People say money can’t buy happiness – but when you spend it on the ones you love, it might.
Researchers Elizabeth Dunn, Lara Aknin, and Michael Norton ran an experiment. They gave people money – either $5 or $20 – and then randomly assigned them to one of two groups. They instructed the first group to spend the money on themselves, and the second to spend it on someone else. At the end of the day, they asked the participants to rate their happiness levels.
What happened? Those assigned to spend on others reported feeling happier throughout the day – regardless of what gift amount they’d received.
So, what’s the takeaway?
We should give more gifts. Not because Hallmark says so – but because it makes us happier.
But choosing a gift can be challenging. What differentiates a great gift from any old gift – and how can the psychology of gift-giving help us choose? A bottle of wine or a gift card checks the box – but something is missing from these generic gifts. They don’t capture the ‘gift-giving upside.’
The Psychology of Gift-Giving: The Gift-Giving Upside
Let me explain.
A few years ago, Dan Ariely and I asked 5,000 people about the last gift they received. The gifts people recalled generally fell into two categories. The first? Safe gifts – gifts the giver knew with certainty the recipient wanted. Think: wine, a gift card, or something from a gift registry. And the second category? Riskier gifts that required guesswork. Gifts the recipient didn’t request, but might enjoy – such as clothes, jewelry, or concert tickets.
The good news: Both types of gifts are a win.
When it comes to the psychology of gift-giving, research has shown that giving people what they ask for is a safe bet. Did your spouse request a blender for their birthday? Boring as it may seem, chances are they would be happy to receive it as a gift.
So, what’s the problem?
Even though people are happy to receive something they requested, most gift recipients in our study preferred unexpected or surprising gifts.
Of course, trying to guess what someone else will like is always risky – but risks in gift-giving can pay off. When someone receives an unexpected gift, the study shows that they appreciate the gift-giver to a greater degree. This is the ‘gift-giving upside’ – strengthening relationships through gifting.
Translation: Unexpected and surprising gifts can improve your relationships. But what kinds of gifts will earn this ‘gift-giving upside’? Check out my recommendations below – and prepare to become a gift-giving ninja.
6 Ways to Boost Relationships Using the Psychology of Gift-Giving
1. Gift a Memorable Experience
Experiential purchases make people happier than material ones. Why? One explanation is that we remember experiences more – so when you give someone an experience, you are also giving them a special memory. But what kind of experience will your recipient want to remember?
You could buy them a concert or comedy ticket, or get them reservations at a unique restaurant. But if you want to go above and beyond, gift them an Airbnb Experience. There are all kinds of unexpected experiences to choose from – and best of all? They tend to be activities people have never done before and likely wouldn’t think to buy for themselves.
Pro Tip #1: Put Them On the Hook (For a Good Time)
Ask your recipient to choose their experience by a certain date, and request that they email you to let you know what they chose. Here’s a sample email to send:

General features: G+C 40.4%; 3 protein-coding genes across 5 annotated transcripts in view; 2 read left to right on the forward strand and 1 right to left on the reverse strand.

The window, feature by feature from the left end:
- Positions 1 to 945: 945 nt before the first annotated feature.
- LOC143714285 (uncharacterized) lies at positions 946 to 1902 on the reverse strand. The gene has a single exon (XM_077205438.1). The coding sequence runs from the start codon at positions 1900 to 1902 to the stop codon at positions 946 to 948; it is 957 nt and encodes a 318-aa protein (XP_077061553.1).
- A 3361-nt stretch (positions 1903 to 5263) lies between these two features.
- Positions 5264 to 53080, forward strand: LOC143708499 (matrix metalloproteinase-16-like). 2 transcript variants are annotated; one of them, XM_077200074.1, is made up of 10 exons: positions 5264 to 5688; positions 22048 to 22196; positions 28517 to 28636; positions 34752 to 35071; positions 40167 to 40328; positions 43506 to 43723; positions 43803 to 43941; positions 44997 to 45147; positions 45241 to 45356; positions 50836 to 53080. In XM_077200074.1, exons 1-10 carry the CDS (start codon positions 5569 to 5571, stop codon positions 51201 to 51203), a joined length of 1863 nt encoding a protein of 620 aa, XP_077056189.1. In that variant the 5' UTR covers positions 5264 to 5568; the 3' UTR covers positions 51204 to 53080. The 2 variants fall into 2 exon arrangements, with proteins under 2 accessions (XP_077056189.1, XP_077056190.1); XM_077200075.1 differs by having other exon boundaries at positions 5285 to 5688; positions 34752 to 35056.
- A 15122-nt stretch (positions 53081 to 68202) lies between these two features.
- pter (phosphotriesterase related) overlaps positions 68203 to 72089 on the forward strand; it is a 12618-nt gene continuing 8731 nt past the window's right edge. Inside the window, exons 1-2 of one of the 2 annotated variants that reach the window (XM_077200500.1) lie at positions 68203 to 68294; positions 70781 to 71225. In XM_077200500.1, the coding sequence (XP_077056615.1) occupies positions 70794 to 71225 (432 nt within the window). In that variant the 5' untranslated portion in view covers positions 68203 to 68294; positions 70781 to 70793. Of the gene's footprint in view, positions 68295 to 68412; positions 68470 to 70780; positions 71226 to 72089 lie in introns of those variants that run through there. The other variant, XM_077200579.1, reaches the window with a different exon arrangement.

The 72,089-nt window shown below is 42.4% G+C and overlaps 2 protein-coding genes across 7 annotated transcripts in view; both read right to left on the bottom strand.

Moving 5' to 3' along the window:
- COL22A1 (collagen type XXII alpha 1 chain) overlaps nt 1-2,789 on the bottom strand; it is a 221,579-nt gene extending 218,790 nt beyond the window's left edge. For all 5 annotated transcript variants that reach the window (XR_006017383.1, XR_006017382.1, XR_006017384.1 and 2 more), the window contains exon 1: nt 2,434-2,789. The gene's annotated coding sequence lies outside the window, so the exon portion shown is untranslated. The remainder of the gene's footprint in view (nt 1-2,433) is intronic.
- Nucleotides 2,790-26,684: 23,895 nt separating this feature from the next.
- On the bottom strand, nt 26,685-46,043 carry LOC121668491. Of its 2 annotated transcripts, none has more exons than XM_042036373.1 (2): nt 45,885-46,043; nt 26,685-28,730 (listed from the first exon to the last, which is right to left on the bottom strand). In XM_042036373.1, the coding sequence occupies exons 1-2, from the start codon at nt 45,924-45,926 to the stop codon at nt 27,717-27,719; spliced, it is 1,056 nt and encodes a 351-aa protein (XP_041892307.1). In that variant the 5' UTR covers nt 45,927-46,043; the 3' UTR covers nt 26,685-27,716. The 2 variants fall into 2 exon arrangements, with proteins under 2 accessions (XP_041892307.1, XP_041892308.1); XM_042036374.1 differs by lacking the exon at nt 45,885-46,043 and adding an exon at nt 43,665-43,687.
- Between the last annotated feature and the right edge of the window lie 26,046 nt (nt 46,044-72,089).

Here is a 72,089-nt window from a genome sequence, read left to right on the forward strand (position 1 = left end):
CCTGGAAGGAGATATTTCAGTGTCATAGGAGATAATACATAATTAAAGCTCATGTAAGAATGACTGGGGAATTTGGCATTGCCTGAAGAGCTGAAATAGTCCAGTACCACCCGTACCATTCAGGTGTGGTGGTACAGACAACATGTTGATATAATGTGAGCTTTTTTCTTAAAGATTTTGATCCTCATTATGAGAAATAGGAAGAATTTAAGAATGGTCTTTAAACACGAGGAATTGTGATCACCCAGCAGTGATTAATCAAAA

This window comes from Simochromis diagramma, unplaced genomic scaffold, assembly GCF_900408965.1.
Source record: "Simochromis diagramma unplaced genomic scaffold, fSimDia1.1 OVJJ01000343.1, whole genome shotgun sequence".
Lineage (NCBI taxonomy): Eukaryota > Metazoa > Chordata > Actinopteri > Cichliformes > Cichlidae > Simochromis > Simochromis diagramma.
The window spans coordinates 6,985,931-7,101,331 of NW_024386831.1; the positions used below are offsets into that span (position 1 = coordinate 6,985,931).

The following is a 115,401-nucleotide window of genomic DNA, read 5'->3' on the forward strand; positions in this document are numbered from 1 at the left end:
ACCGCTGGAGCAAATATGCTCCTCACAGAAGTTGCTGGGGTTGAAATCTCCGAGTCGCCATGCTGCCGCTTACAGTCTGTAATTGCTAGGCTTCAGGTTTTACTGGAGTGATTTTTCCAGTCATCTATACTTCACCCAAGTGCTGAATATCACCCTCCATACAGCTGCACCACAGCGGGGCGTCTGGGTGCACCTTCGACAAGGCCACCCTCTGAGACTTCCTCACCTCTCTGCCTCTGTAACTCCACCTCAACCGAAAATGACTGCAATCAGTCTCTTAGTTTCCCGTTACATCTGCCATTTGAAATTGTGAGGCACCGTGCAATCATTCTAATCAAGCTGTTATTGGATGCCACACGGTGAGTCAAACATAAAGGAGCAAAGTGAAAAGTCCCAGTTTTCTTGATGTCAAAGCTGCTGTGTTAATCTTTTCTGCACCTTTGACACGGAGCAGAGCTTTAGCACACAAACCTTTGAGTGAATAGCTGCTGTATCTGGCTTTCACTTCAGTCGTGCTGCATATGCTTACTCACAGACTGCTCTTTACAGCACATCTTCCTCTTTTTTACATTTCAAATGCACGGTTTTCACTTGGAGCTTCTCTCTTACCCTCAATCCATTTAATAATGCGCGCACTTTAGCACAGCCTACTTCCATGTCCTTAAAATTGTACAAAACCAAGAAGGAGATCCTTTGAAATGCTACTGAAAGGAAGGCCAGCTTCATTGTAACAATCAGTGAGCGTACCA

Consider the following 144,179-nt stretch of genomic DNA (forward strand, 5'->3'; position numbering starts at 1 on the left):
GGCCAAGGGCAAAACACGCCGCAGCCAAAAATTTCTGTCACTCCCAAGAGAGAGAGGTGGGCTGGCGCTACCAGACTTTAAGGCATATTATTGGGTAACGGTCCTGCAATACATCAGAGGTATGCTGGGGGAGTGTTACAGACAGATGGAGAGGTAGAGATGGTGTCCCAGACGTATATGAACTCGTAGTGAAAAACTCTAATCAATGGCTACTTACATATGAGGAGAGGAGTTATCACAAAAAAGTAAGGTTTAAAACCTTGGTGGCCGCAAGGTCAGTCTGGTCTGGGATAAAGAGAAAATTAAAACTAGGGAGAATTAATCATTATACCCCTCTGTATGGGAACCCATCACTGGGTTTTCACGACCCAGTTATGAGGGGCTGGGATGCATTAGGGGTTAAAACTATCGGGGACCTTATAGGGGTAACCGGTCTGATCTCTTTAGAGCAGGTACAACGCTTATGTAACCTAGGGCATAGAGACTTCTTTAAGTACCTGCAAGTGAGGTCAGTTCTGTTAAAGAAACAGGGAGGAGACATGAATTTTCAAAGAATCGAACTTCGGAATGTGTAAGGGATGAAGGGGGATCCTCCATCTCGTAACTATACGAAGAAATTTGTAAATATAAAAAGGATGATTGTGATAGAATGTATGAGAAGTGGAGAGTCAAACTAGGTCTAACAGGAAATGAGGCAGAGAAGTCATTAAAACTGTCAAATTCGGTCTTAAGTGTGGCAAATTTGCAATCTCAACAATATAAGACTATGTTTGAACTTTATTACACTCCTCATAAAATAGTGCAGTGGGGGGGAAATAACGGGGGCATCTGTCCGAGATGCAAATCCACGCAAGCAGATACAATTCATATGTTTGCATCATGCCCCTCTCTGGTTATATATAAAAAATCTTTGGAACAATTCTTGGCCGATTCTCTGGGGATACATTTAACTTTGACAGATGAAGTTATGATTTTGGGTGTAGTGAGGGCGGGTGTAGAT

Happy birthday! Since you recently moved to the city – and because experiences are more memorable than things – I got you an Airbnb Experience gift card. The caveat: You must book something before August 7th. The money expires if you don’t book 🙂 And, you have to let me know what you booked!
Not sure what to get? I found some activities you might like. Any interest in taking a crabbing class, learning woodworking, or going fly fishing with a pro angler? These are just suggestions – feel free to pick whatever you’d like!
Pro Tip #2: Build Ties That Bind (And Bond) Your Team
Experiences are great gifts for managers to give team members on their birthdays. How do they leverage the psychology of gift-giving? They signal that you see your colleagues as human beings who deserve to enjoy life outside of work. That you’re invested in them and care about what makes them tick. You could even consider gifting a group experience to your whole team as a thanks for their hard work.
2. Give Time (To Learn Something New)
Learning something new takes time. Unfortunately, finding that time is easier said than done – even with the best of intentions. Just like that, something urgent steamrolls our plans. Once again, our new book will have to wait until tomorrow.
So, how better to support your friend or family member’s favorite hobby than by helping them find time for it? Consider giving them the gift of time with an expert.
Pro Tip #1: Ask a Friend
My husband loves physics, and I have a friend who is a physics professor. For my husband’s birthday, I asked my friend to spend an hour with him answering questions. Both were delighted.
Pro Tip #2: Hire a Tutor
This is easier than it sounds. Online tutoring platforms—such as Wyzant and Hey Tutor—offer lessons with a wide variety of experts. For instance, I hired a photography expert on Wyzant for virtual DSLR photography lessons. And we gave private salsa-dancing lessons to a team member for her birthday. The possibilities are endless.
Pro Tip #3: Ask a Professional
Have a loved one who wants to learn how to surf, sew, or even change a tire? Reach out to a business on Yelp, or message a professional on Thumbtack. Ask if they’re willing to spend an hour with your friend or family member – for a fee, of course.